New albums this week from both newcomers and more seasoned acts. Beck picks up his acoustic guitar once again, St. Vincent incorporates everything but the kitchen sink, Phish’s low end drops another solo record, and a rap sensation releases a major label debut.
While you read, listen to Perry and RadioBDC’s Adam12 chat about their favorite of this week’s new releases:
[Photo Credit: Gina Ribisi]
St. Vincent – “St. Vincent”
Annie Clark returns with her first solo album since 2011’s “Strange Mercy,” and her time spent with Talking Heads founder David Byrne seems to have had some positive side effects. The entire album openly challenges cookie-cutter music constructs, treating pop as its canvas and painting it with glitchy interruptions and melodic resilience. On top of it all, St. Vincent continues to flex her muscles on the guitar, which is always a treat. Her self-titled is one of her most interesting efforts to date.
For fans of: Dirty Projectors, Mirah
Natural Child – “Dancin’ With Wolves”
Nashville dirty blues trio returns after releasing three full-length albums in 2012. “Dancin’ With Wolves” moves away from the basement grittiness of previous albums, and moves on to greater country influences, often opting for acoustic strums over bass fuzz. It’s not a bad look on the band, just a taste of something new, and a way to put a focus on songwriting over rock energy.
For fans of: Diamond Rugs, Waylon Jennings
Bleeding Rainbow – “Interrupt”
Philly-based quartet Bleeding Rainbow has clearly felt the effects of the pop-punk boom that has been permeating their city. Where the group’s last album, “Yeah Right,” had more of a shoegazey aesthetic, “Interrupt” is fueled by the percussion of new drummer Robi Gonzalez and more charming hooks akin to neighboring band Swearin’. There’s nothing particularly remarkable about “Interrupt,” but that might just be why it’s a winner.For fans of: Swearin’, Total Slacker, Times New Viking
South Central haze-hopper Schoolboy Q has built himself an internet empire that is sure to make his major-label debut one of rap’s standout releases for 2014. It doesn’t hurt that the lyricist features special guests like Raekwon, Tyler the Creator, and 2 Chainz either. The record will pull in fans who swear by the cloud rap stylings of Kendrick Lamar, but also those who yearn for the more sharp, raw lyricism of the likes of Pusha T.
For fans of: Kendrick Lamar, Clipse
Boston rock veteran Thalia Zedek has been recording music for over two decades now, but seems to remain most relevant when she’s being truest to her own sound. Zedek’s new release, “Six,” which lies somewhere between EP and album, clocking in at around 29 minutes, haunts with hollow minor chords that set the stage for Zedek’s bitter howl. “Six” appeals to an audience that’s drawn to authentic singer/songwriter prowess, and even those into more reckless noise rock forms. Her music at this point is nostalgic for all of the right reasons, but modern for even better ones.
For fans of: Patti Smith, Juliana Hatfield
Vertical Scratchers – “Daughter of Everything”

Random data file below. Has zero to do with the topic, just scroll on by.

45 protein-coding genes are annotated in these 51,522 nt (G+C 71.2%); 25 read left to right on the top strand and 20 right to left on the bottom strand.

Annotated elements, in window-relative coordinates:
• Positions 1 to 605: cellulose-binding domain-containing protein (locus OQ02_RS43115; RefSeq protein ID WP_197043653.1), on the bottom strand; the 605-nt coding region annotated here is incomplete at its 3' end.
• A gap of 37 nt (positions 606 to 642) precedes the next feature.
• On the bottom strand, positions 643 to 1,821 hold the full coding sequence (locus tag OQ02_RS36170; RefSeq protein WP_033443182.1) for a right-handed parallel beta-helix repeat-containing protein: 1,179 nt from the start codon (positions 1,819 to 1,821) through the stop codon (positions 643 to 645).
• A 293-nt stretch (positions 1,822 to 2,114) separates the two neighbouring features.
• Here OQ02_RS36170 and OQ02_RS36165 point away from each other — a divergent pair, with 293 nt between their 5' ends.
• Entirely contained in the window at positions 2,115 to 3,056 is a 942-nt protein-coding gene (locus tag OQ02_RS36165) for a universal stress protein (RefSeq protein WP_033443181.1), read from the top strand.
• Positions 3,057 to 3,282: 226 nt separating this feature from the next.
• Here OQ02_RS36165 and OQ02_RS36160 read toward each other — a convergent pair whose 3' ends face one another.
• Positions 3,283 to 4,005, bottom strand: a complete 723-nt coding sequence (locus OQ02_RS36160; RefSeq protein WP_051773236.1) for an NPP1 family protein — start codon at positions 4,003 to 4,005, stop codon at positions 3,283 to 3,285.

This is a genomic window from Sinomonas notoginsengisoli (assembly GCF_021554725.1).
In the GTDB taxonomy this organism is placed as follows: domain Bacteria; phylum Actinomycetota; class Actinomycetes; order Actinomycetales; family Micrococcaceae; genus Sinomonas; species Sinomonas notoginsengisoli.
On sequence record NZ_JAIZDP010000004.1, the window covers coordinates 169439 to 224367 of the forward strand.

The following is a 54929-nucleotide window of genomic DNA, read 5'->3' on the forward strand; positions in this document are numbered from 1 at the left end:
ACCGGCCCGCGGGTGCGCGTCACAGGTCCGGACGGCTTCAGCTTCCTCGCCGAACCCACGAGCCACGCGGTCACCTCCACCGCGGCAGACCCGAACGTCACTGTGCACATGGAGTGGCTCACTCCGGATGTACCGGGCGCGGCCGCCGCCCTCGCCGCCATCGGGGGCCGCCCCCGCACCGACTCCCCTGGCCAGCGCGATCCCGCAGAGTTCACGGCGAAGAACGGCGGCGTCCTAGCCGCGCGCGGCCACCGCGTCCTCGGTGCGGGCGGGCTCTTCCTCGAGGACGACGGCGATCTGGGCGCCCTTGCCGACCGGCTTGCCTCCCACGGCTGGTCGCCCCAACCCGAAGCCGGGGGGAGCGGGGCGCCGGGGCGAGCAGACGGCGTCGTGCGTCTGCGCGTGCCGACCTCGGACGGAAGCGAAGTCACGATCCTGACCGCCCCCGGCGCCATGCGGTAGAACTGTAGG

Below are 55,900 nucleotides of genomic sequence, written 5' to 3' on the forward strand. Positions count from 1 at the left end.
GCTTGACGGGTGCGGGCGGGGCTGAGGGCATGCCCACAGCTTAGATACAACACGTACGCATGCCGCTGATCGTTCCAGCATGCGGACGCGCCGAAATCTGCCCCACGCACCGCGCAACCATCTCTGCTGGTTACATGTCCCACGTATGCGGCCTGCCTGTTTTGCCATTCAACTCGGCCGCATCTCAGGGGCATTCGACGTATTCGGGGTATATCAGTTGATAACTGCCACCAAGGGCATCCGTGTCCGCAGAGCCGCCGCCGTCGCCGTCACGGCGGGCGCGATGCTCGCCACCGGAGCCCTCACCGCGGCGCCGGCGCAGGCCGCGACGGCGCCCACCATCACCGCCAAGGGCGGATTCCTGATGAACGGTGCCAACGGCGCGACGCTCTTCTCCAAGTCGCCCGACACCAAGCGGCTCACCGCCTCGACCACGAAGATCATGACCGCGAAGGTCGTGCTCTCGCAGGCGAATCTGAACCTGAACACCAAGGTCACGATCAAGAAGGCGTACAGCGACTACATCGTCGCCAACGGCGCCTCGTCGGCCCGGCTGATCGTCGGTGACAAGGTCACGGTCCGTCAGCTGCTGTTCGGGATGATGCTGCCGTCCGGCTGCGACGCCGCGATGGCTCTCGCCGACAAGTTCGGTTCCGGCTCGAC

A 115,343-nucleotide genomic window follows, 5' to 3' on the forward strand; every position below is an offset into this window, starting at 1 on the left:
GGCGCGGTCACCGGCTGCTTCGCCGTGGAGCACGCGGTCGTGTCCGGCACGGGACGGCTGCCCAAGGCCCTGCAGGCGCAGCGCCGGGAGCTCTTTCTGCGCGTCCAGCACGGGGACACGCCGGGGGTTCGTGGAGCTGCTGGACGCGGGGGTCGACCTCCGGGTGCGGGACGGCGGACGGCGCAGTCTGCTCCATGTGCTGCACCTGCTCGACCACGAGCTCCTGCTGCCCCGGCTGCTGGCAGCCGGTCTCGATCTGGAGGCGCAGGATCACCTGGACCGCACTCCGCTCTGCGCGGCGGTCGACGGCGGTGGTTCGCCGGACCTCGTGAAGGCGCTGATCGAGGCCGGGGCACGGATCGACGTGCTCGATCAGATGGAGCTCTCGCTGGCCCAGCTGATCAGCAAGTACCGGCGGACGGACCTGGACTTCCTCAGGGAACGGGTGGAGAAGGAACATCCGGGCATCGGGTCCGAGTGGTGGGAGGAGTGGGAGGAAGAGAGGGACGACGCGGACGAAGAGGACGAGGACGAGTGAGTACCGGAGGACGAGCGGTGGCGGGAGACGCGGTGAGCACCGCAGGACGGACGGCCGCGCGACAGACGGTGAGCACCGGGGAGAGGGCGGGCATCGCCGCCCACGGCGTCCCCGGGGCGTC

It’s hard to fish out the influences behind the debut album by Los Angeles-based duo Vertical Scratchers, mostly because the band patches together a quilt of so many colors. “Daughter of Everything” is an extremely busy album that finds a home between pop and punk, but nowhere near pop-punk. Still, in its frenzy, there’s cohesion, and floating along with the guiding light of lead man John Schmersal’s curious falsettos, this album looks far into the future. It takes the luckiest bands at least a few releases to feel comfortable enough to take these kinds of chances. Vertical Scratchers has no issue sticking its limbs into foreign territories because it has the brilliance to back it up.
For fans of: Mikal Cronin, Crocodiles
Twelve years ago, Beck released “Sea Change,” which was met with mixed reactions, but years later was lauded as one of Beck’s most genius projects. “Morning Phase” picks up exactly where “Sea Change” left off. It’s sad, it’s acoustic, it’s masterfully produced, and it’s very Beck. Despite meeting all of those requirements, it doesn’t seem to conjure up the same sentiment that “Sea Change” did. Perhaps it’s a lack of sincerity, or even a lack of hooks to latch onto (despite being depressing, tracks like “Sunday Sun” and “Golden Age” at least gave breaths of melody), but “Morning Phase” doesn’t quite have the same immediate magic. That said, a less memorable Beck album is more memorable than most other albums.
For fans of: “Sea Change”-era Beck (duh), Elliott Smith, Junip
Phish bassist Mike Gordon has always been the brain behind some of the Vermont band’s wackiest concepts. In his fifth album outside of Phish, Gordon, or “Cactus” as he’s known to many fans, saves a big chunk of eccentricity for the lyrical content of the record, while finding a good balance between digestible choruses and chord structures that are vehicles for vibrant jams. Tunes like the meatball-compressed funk of “Tiny Little World,” and the riffy “Face,” could translate with fans who have never drank the Phish Kool-Aid, while other right-brained ditties give guitarist Scott Murawski a trampoline to bounce some noodles off of.
For fans of: Phish (duh), Les Claypool, God Street Wine
Seattle gummy punk quartet Tacocat returns with a sophomore record on Hardly Art, straying not too far from its characteristic rough, jolty chords, but finding ways to progress in the process. While the band has previously had a “whatever” sounding indifference in its vocal style, lead singer Emily Nokes toys with a wider vocal range on many of the tracks on “NVM,” which contrasts nicely with the fuzzy bass lines and aggressive chords.
For fans of: Slutever, Habibi, Potty Mouth